B-237836, May 2, 1990

B-237836: May 2, 1990

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Married to another employee who was transferred to the same new duty station. Fox was transferred by the Department of the Interior from Norris. Was listed on his travel authorization as his spouse for reimbursement purposes. Fox was not issued a separate travel authorization. Having been informed before she accepted the position that she was not eligible for separate relocation expenses. Fox was not issued a separate travel authorization. Contending that her transfer was a direct result of her selection for the position she accepted. Fox was transferred stated by memorandum that. Who is the authorized approving official for the agency in these matters. Fox's reassignment cannot be considered as agency directed or as a reassignment resulting from a merit staffing action since it was a lateral transfer and noncompetitive in nature.

B-237836, May 2, 1990

CIVILIAN PERSONNEL - Relocation - Purposes - Determination - Administrative discretion DIGEST: An employee, married to another employee who was transferred to the same new duty station, claims separate relocation expenses incident to her transfer. /1/ In February 1988, Mr. Frederick W. Fox was transferred by the Department of the Interior from Norris, Tennessee, to Washington, D.C. His wife, Jennifer J. Fox, also an employee of the Department, was listed on his travel authorization as his spouse for reimbursement purposes. Mr. Fox performed relocation travel in February 1988, and Mrs. Fox remained in the Norris, Tennessee, area until July 1988, when she accepted a noncompetitive lateral transfer to a position with the Department in Washington, D.C. Mrs. Fox was not issued a separate travel authorization, having been informed before she accepted the position that she was not eligible for separate relocation expenses.

Jennifer J. Fox:

Even though Mrs. Fox was not issued a separate travel authorization, she reasserted her right to separate relocation expenses, contending that her transfer was a direct result of her selection for the position she accepted, based on her qualifications and availability. She has not claimed expenses under her husband's travel authorization.

The chief of the division to which Mrs. Fox was transferred stated by memorandum that, since the position needed to be filled promptly, he offered her the lateral reassignment for the convenience of the government. However, the Assistant Director, Budget and Administration, who is the authorized approving official for the agency in these matters, stated that Mrs. Fox's reassignment cannot be considered as agency directed or as a reassignment resulting from a merit staffing action since it was a lateral transfer and noncompetitive in nature.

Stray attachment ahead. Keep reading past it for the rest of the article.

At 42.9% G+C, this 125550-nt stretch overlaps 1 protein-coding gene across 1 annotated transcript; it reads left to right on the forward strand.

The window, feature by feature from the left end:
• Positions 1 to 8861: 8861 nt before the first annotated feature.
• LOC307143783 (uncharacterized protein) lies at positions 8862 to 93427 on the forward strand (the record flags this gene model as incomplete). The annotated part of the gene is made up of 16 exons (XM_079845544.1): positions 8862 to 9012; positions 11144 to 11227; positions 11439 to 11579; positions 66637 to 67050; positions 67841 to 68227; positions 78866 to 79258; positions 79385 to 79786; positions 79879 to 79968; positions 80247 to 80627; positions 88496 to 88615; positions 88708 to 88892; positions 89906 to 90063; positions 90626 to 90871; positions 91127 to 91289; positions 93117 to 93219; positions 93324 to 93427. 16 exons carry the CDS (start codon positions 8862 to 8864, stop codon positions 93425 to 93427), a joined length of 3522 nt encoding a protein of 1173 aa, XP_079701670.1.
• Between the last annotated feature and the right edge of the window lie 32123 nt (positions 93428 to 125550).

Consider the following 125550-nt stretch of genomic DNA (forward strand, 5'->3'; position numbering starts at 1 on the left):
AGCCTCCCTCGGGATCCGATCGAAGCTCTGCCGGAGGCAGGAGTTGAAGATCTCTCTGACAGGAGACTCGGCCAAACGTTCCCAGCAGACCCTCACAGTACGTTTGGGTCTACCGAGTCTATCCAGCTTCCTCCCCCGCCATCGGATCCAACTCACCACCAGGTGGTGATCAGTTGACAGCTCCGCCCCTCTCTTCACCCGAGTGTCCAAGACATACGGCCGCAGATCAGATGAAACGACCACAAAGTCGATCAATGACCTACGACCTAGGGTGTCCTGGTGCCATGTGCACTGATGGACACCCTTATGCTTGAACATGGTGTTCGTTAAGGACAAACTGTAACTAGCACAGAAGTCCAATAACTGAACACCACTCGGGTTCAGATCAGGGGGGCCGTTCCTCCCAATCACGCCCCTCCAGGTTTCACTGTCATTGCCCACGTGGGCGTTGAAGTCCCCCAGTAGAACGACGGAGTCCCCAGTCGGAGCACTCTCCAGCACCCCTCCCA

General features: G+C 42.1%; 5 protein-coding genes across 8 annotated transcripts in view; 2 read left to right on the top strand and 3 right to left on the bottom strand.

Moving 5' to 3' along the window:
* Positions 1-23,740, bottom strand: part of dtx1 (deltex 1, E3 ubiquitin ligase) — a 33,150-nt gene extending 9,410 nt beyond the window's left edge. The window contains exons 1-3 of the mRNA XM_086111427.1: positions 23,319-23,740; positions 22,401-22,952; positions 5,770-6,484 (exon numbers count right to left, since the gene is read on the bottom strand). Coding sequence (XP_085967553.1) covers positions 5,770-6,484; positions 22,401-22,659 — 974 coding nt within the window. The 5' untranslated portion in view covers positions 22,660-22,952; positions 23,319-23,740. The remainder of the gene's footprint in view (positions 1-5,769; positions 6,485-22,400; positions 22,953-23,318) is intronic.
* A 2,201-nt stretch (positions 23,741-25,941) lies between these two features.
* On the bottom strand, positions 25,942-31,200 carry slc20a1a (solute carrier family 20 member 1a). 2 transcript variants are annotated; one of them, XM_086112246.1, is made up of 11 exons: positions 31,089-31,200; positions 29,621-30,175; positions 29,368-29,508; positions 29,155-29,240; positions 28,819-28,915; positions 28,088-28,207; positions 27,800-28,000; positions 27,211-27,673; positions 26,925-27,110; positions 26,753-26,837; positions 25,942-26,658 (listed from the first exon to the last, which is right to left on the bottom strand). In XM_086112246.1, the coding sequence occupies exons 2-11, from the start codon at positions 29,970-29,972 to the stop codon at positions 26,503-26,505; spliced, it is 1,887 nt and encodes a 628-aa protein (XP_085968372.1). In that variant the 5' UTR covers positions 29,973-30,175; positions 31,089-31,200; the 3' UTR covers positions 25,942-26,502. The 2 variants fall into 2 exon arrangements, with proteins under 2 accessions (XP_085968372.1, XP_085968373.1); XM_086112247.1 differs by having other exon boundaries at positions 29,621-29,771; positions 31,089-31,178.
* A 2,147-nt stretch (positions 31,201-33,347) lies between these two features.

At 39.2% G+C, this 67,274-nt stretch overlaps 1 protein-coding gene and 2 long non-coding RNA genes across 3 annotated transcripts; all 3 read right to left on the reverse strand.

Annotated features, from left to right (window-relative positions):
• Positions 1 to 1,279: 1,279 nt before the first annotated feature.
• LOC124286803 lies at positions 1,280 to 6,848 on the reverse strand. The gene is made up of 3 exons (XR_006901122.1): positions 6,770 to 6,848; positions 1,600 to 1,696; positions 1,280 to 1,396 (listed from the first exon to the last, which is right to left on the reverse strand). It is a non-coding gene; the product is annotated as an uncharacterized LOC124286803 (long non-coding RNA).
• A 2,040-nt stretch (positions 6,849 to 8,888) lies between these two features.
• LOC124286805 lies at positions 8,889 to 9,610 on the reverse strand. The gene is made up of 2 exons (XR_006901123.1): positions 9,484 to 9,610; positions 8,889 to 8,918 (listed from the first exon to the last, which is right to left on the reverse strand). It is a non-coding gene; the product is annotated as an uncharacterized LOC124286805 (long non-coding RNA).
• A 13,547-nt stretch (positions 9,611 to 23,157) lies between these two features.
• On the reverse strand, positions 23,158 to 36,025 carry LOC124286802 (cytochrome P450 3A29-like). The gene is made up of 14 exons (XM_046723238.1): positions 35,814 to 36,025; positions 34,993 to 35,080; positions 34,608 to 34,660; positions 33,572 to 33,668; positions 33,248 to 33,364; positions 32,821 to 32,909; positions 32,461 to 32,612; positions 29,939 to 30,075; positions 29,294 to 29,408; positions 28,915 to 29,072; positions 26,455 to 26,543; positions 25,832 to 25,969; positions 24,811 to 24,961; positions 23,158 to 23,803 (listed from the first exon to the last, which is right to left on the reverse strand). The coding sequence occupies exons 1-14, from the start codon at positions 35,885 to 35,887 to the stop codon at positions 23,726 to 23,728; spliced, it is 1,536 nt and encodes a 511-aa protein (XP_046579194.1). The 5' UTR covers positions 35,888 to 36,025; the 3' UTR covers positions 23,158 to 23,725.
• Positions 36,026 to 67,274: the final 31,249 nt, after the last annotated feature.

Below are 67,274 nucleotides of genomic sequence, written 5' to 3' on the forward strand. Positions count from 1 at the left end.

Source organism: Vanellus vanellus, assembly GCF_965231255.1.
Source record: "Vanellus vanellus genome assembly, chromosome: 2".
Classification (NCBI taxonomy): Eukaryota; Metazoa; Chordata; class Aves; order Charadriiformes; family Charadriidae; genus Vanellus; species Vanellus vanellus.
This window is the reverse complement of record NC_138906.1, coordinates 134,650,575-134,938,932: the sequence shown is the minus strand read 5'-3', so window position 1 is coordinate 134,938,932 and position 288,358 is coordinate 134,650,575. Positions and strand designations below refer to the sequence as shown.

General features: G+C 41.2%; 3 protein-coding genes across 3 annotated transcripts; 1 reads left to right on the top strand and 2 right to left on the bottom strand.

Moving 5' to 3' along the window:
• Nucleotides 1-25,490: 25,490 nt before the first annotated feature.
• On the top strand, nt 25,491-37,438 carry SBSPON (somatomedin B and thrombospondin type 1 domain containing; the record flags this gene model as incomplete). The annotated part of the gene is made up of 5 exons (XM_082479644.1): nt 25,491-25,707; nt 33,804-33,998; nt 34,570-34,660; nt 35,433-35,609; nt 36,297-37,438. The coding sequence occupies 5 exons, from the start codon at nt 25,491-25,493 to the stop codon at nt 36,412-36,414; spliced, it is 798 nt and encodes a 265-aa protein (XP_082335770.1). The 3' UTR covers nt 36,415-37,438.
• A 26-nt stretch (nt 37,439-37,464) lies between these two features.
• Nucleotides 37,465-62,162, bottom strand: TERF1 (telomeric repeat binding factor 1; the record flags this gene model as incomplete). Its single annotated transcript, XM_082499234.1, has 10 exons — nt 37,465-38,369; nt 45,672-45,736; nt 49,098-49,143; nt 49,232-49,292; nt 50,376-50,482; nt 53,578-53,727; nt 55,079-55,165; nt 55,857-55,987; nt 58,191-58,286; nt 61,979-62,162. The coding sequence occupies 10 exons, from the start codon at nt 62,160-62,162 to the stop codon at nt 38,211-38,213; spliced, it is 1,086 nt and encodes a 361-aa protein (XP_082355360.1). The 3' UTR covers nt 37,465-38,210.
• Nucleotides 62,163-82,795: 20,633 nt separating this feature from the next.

Section 5724(h) of title 5, United States Code, prohibits payment when a transfer is made primarily for the convenience or benefit of an employee or at the employee's request. See paragraph 2-1.3 of the Federal Travel Regulations (FTR). /2/ Agencies have broad discretion to determine whether a particular transfer is in the interest of the government or for the benefit of the employee. Dante P. Fontanella, B-184251, July 30, 1975. Where an employee's relocation involves a lateral transfer to a position of no greater promotion potential than the old position held, or where the new position reassignment did not result from competitive selection under a vacancy announcement, an agency may conclude that the transfer is primarily for the benefit of the employee and deny reimbursement. Jack C. Stoller, B-144304, Mar. 30, 1976, affirmed on reconsideration, B-144304, Oct. 4, 1977, and Sept. 19, 1979; Henry C. Miller, B-197729, Aug. 6, 1980. Where an agency acts under that authority, we do not disturb its determination unless it is arbitrary, capricious, or clearly erroneous. Marianne Poarch Meehan, B-211572, Aug. 1, 1983, and decisions cited. Cf., Mrs. Elender C. Hill, B-222905, Mar. 30, 1987. /3/

Since Mrs. Fox's reassignment involved a lateral transfer to a position which did not involve a competitive selection process under a vacancy announcement, we conclude that the agency determination denying her separate relocation benefits was not arbitrary, capricious or clearly erroneous.

Therefore, Mrs. Fox's claim for separate expenses is denied.

/1/ The request was made by Roy E. Morris, Authorized Certifying Officer, Office of Surface Mining Reclamation and Enforcement, Department of the Interior, Denver, Colorado (Reference 3110/TRV4). The claimant and her husband were both employed by that Office.

/2/ Incorp. by ref., 41 C.F.R. Sec. 101-7.003 (1988).

/3/ The claimant relies on Roberta Shoaf, B-189189, 57 Comp.Gen. 389 (1978), but in that case the agency had determined that the employee was transferred in the interest of the government.